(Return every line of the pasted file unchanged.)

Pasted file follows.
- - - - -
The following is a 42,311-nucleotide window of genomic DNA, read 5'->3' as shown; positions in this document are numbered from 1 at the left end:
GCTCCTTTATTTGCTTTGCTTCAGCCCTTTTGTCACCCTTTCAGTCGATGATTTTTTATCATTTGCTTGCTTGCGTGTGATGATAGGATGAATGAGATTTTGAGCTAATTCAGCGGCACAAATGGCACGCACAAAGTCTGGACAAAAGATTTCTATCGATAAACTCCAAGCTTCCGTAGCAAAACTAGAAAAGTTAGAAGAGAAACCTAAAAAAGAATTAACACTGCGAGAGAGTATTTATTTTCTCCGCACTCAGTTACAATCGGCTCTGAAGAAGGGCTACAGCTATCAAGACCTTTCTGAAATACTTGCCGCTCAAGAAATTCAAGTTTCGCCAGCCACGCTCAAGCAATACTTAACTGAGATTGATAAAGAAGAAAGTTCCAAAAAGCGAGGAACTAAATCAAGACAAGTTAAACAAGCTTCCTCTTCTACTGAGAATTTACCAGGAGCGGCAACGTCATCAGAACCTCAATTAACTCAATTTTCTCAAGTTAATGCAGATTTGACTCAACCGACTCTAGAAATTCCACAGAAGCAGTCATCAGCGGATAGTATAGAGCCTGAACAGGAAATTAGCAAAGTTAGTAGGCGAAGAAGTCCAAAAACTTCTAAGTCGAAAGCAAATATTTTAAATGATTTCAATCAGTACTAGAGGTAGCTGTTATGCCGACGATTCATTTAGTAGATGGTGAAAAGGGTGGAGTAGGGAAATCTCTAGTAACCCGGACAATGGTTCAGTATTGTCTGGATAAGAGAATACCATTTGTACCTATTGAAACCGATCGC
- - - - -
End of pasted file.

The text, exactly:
The following is a 42,311-nucleotide window of genomic DNA, read 5'->3' as shown; positions in this document are numbered from 1 at the left end:
GCTCCTTTATTTGCTTTGCTTCAGCCCTTTTGTCACCCTTTCAGTCGATGATTTTTTATCATTTGCTTGCTTGCGTGTGATGATAGGATGAATGAGATTTTGAGCTAATTCAGCGGCACAAATGGCACGCACAAAGTCTGGACAAAAGATTTCTATCGATAAACTCCAAGCTTCCGTAGCAAAACTAGAAAAGTTAGAAGAGAAACCTAAAAAAGAATTAACACTGCGAGAGAGTATTTATTTTCTCCGCACTCAGTTACAATCGGCTCTGAAGAAGGGCTACAGCTATCAAGACCTTTCTGAAATACTTGCCGCTCAAGAAATTCAAGTTTCGCCAGCCACGCTCAAGCAATACTTAACTGAGATTGATAAAGAAGAAAGTTCCAAAAAGCGAGGAACTAAATCAAGACAAGTTAAACAAGCTTCCTCTTCTACTGAGAATTTACCAGGAGCGGCAACGTCATCAGAACCTCAATTAACTCAATTTTCTCAAGTTAATGCAGATTTGACTCAACCGACTCTAGAAATTCCACAGAAGCAGTCATCAGCGGATAGTATAGAGCCTGAACAGGAAATTAGCAAAGTTAGTAGGCGAAGAAGTCCAAAAACTTCTAAGTCGAAAGCAAATATTTTAAATGATTTCAATCAGTACTAGAGGTAGCTGTTATGCCGACGATTCATTTAGTAGATGGTGAAAAGGGTGGAGTAGGGAAATCTCTAGTAACCCGGACAATGGTTCAGTATTGTCTGGATAAGAGAATACCATTTGTACCTATTGAAACCGATCGC